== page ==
03 December 2005

One big geek

BIG geekWhat you see here is a Mac Mini, the same one I showed you a couple of days ago, but hooked up to a 'slightly larger' monitor. [Mini-Me is there, really. Just to the right of the stereo. Try squinting. And if you squint hard enough at the text on the screen, you can read my iChat with my dad.)

Slightly larger, indeed. The old Dell monitor was a 17-incher. This baby is a 47-in. HDTV screen on which pictures and video look awesome and text becomes a fuzzy blur of unreadable typos. But dang if I can't sit on the couch, here, with my feet up and my wireless keyboard in my lap, mouse handy on the plush armrest, a glass of wine on the end table and the dog gnawing on a rawhide bone next to me. (That would be the dog who is usually not allowed to chew on yucky things on mom's couch, but mom is in Geek Heaven so it's all ok tonight.)

I've been through this 'ok, the pictures look great but I can't read anything' situation before, when I got the 20-in. flat screen for my big Dell a few years ago. OK, it has awesome resolution, but I had to increase the size of the desktop fonts and start reading Word Documents at 135%. (And not just because I'm over 40!) Resolution would be better if we could teach computers to discern between text thingies and non-text thingies to 're-resolve' at the new resolution.

Meanwhile, I have to step back a few hours to tell you the story of the cable. It's a fairly non-specialized thing, a DVI-to-HDMI cable. DVI is what's on the Mac; HDMI is what's on the TV. Many DVD recorders, cable boxes and other fancy techie things use those types of connections.

A jaunt over to Amazon.com was in order. There I found a plethora of such cables ranging from $15 to way more than anybody in their right mind would spend on a cable. (I mean, it's wire with some thingies on the ends, right?) Of course the problem for a true geek is that Amazon.com ships stuff. So you have to wait. Whine!

Thus the Camaro took me on a little trip to the local Technoglomerates, which I'll call Circuits R Us and Best Boys. I have to give them credit for at least having salespeople with a clue. When I said, "I need a DVI-to-HDMI cable" they knew what it was & where it could be found. They also only stock only the most expensive gold-plated cable brand in the universe. A mid-grade 6-foot cable on Amazon cost $35. These were over $100. For that, I could get two of them and overnight shipping at Amazon!

I had to stop for dog food at PetSmart among my shoping errands, and since Wal*Mart was on the way home, I thought I'd see whether they had anything. Say what you will about Wal*Mart. If you don't need the dang gold-plated wires, Wal*Mart has some that will work just fine & beat Amazon on even three-day shipping.

So I ran home with the cable, hooked it up & voila. A computer screen I can't read from the couch. But how cool is a slideshow of your vacation pix on an HDTV monitor? Sure, I could burn them onto a DVD but how lame & old-school is that?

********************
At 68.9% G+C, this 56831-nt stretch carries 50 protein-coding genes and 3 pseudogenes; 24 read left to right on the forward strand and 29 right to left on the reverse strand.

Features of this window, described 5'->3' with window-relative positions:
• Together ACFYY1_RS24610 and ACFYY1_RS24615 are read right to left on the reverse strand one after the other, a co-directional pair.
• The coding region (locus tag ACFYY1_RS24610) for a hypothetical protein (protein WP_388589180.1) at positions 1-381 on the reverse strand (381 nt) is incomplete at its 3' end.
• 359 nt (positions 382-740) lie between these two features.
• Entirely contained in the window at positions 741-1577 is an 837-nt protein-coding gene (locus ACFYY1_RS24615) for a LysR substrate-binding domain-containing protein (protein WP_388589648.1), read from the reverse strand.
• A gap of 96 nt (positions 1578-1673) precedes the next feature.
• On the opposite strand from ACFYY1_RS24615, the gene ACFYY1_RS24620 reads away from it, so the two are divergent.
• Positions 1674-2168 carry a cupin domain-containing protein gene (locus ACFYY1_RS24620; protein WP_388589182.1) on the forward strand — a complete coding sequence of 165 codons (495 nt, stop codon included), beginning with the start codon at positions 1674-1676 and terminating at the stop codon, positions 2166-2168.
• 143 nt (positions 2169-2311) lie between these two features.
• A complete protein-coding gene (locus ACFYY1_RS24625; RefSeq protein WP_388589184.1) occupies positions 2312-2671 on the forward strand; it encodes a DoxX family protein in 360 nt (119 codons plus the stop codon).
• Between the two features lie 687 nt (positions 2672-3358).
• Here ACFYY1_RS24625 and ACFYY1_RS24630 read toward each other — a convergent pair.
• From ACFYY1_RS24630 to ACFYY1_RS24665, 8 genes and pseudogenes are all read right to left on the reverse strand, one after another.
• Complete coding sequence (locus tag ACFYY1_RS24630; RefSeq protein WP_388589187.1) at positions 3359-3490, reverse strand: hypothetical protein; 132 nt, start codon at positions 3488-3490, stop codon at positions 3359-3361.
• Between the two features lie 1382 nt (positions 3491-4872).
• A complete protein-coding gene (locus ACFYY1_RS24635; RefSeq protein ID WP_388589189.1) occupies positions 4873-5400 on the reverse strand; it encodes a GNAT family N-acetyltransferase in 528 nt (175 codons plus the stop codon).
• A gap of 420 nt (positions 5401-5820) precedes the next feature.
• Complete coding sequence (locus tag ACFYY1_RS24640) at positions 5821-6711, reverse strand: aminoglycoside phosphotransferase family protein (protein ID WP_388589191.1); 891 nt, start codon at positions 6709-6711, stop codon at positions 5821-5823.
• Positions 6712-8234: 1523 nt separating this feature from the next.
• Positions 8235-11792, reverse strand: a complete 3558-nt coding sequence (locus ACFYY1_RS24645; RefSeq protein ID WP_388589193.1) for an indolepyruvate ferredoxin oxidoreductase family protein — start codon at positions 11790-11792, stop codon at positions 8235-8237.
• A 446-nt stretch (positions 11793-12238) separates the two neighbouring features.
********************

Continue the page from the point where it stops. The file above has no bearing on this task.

Geekette & muttThe problem is (and oh yes, there's a problem), computers don't like televisions. They like 'monitors.' If you are a Mac person, you will notice right away on the above picture that some things are missing. Key things. The entire top bar is gone, and the bottom 'dock' is half gone. This is a very common issue when connecting any computer (Mac or otherwise) to a television. It's called "overscan." Apparently TV typically sends a lot of nonsense along with the picture, and the television set is prepared to ignore that & show you only the actual picture in the middle of the nonsense. Computers don't bother with nonsense... which means the TV cuts off useful things -- in this case, all my Mac menus.

There are fixes for this. Two pieces of software purport to let you lie to the television so it thinks the usual nonsense is there. Unfortunately, even though they purport to include clear instructions about how to make it work, I am too dumb. Then again, it's shareware and I haven't registered it yet. I don't mind registering & paying for good shareware. I do it often, in fact. But (duh) I like to see that it actually does something before I shell out $. And I can't seem to make these programs do anything for me at all, except take up space on the hard drive.

Anyway, I know it will work out, and soon I'll be crowing about how lucky I am to be typing on a 1920 x 1080 HDTV monitor on which I can't read beans, but wow the pictures are really pretty.

By the way, the dog DOES notice Purp's barks over the stereo speakers. iTunes sounds a lot better, too!

2 comments:

Gabreael said...
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Unhinged said...

Now that's one big screen! I never understood, though, why someone would want to make their TV into a computer screen, unless they are a graphics or web designer. Nuts! It's nuts. But I love the photo of you on the couch with big black ... and the empty-ish wine glass on the side table. That could be me, only the dog would be a cat.

I fed Purp a bone. He's a cutie! By why does your sidebar begin allll the way down there?